Thanks Suyash. It is indeed magnificent.
Well described!! I now have an incessant desire to see Shahjhan’s inspiration!!
Thanks for the appreciation. Your appreciation means alot to me….and you know it!!
I have visited Humayun’s Tombs earlier this year! What a marvelous building and surroundings!! Loved it!!
Thanks for dropping by on my blog. i hope u like the post on Humayun Tomb. Its indeed awesome.
C u again.
That last photo is captured so perfectly!
Thanks. keep visiting.
What a beautiful building. You have captured Humayun Tomb so well. It was worth getting out of bed early, I think.
Indeed it was worth. Thsi structure is grand and very beautiful
We stopped at this tomb on our two days in Delhi (http://www.economicalexcursionists.com/two-days-in-new-delhi/) and thought it was beautiful! However, we didn’t capture the beauty nearly as well as you did!
Thanks. Would visit your blog. C u again.
Why is it so often that we don’t visit the places that are so near our home? We shouldn’t take them for granted. The Humayun Tomb looks amazing on your photos, I especially like the last one 🙂
Humayan Tomb could certainly be a sibling to the Taj Mahal! This kind of beauty doesn’t lurk in everyone’s location, so glad you got there to share it here.
So true… This place is really awesome.
You have really captured the tomb area well. I loved visiting there a few years ago 🙂
Thanks for the appreciation. You have to c it in person to appreiate its beauty.
Beautiful photos! And what a beautiful place! It’s always a great feeling to finally visit somewhere you’ve never been before despite being there for a long period of time!
Absolutely…and delhi has rich heritage and hostory. Yet to explore a lot..
Love your pictures of this stunning Tomb! So interesting that it was the inspiration for the Taj Mahal. I love the symmetry and detail that goes into so many of the historical buildings in India.
Symmetry out there is really stunning. Must be visited.
You got some absolutely stunning photos – thanks for sharing. I’ll be sure to not miss this on our upcoming trip through Delhi. Though I’m the same with my home country of Australia…I’ve found we’re so keen to visit other sides of the world and explore new cities that we don’t take the time to properly explore the fascinating surroundings in our own backyard. You’ve inspired me to get out more locally, so thanks!
Good to know that u are coming to Delhi. Wuld love to meet you and host you. Do let me know about your plan. My id is firstname.lastname@example.org
India has so much to offer the photographer. Its funny but living in Mumbai, everyone I speak to says don’t go to Delhi! Its like that rival city thing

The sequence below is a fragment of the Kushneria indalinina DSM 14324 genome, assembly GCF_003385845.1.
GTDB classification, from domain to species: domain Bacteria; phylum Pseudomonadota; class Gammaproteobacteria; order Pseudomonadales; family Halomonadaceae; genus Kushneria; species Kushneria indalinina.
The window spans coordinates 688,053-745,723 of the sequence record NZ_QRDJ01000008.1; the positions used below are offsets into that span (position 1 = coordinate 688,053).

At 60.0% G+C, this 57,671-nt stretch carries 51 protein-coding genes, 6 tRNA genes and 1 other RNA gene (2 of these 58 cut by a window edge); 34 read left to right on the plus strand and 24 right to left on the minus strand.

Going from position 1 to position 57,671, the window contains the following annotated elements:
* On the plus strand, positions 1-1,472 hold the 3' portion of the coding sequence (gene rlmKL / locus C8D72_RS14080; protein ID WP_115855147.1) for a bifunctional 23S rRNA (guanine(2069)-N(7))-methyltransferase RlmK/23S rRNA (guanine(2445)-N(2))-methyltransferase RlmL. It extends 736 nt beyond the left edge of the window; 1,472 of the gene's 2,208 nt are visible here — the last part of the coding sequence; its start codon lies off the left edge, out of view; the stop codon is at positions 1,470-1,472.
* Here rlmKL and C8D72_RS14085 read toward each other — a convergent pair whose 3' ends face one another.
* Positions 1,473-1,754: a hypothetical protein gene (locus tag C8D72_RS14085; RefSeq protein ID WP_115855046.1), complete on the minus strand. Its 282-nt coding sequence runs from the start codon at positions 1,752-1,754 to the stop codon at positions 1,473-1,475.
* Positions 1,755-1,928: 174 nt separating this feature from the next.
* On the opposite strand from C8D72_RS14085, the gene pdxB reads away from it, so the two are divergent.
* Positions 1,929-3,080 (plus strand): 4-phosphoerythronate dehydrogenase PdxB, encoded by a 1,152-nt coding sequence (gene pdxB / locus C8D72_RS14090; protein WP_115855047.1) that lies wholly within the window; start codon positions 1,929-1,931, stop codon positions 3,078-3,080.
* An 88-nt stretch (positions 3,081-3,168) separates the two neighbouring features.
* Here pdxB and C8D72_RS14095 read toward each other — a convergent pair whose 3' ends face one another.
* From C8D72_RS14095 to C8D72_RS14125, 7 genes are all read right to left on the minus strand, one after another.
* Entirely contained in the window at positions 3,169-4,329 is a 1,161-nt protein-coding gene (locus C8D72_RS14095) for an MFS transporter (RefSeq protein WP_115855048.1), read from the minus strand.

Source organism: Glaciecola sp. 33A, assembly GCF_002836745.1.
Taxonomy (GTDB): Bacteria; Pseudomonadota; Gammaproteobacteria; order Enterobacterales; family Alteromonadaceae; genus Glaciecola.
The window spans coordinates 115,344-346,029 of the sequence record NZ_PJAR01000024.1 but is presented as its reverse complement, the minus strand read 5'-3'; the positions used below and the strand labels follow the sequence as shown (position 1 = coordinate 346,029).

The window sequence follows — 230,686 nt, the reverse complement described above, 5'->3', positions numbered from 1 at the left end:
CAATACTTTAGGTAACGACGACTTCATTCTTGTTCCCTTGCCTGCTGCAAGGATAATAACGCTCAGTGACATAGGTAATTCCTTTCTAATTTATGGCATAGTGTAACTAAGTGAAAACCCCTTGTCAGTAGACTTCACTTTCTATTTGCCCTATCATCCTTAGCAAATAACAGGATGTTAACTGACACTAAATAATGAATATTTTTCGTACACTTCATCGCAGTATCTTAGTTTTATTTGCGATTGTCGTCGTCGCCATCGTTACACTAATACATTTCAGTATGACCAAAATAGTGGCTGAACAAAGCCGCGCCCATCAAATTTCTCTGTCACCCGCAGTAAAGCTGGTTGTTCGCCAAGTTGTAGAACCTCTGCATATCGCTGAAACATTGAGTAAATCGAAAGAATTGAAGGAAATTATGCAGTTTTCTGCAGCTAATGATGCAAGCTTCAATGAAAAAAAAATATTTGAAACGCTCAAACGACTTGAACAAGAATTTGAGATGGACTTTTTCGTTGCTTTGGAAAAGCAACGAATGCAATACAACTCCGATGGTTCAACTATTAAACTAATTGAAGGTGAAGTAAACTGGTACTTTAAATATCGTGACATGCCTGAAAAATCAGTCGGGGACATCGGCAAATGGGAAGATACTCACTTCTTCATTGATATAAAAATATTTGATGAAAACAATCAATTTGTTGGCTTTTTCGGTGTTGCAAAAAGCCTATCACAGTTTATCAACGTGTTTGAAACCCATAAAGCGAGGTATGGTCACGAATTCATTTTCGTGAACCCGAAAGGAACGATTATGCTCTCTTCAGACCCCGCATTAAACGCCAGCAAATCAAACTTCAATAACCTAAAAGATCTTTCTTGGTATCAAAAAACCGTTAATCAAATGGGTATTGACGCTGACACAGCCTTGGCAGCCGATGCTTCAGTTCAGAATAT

India has immense variety!
Yes there is a kind of rivalry between two cities. But WIthout delhi, inida is incomplete as it has been its capital since many many centurines! I have ived in bth cities and find Delhi a better place personally.
I love the history! Absolutely fascinating!
Thanks Richard for your comments!
A stunning place and so much quieter than the Taj Mahal. Thank you very much for sharing these places with us, we are researching places to visit in India and this looks beautiful and also has fascinating history too.
Indeed for me its more charming than Taj. But Taj is different worldly. 🙂 If you need any help in planning your india visit, do connect with me over mail email@example.com
The time you opted to capture a UNESCO Heritage site gives more justice in appreciating such structure.
Indeed….. effort well paid.
This temple looks stupefying, as is its history! Thanks for sharing the story!
Dear Svet, its not a temple its a Tomb. Please read again!
Brings back a lot of memories! I went there two years ago, and I reallt love the rich history of the place 🙂
Do share the link of your post if there is any on Humayun Tomb. Would love to read 🙂
I went there couple of years ago and still haven’t written anything about it. Which I guess I should. Would love to share it with you.
Happy travels Everything Candid!
You must…. look forward!
We visited this place in 2009 although armed with a compact camera and zero photography knowledge our pictures were nowhere near as good as yours! Love them! I might start seeing if there are any photography clubs in the places we visit
I am so delighted that you like them. I also feel seeing the city wth local photography cllub could be a good option!
Gorgeous! The pictures with the reflection in the water are just stunning. I love visiting UNESCO sites. 😉
Thanks. It was one of those days when i clicked my best shots! :))
We went by this place in 2012 albeit equipped with a smaller camera and zero photography learning our photos were no place close on a par with yours! Adore them! I may begin checking whether there are any photography clubs in the spots we visit
Thanks for your kind words. I also find it a good option to connect with local group.
your photo project is really good… keep sharing….its just very lovely…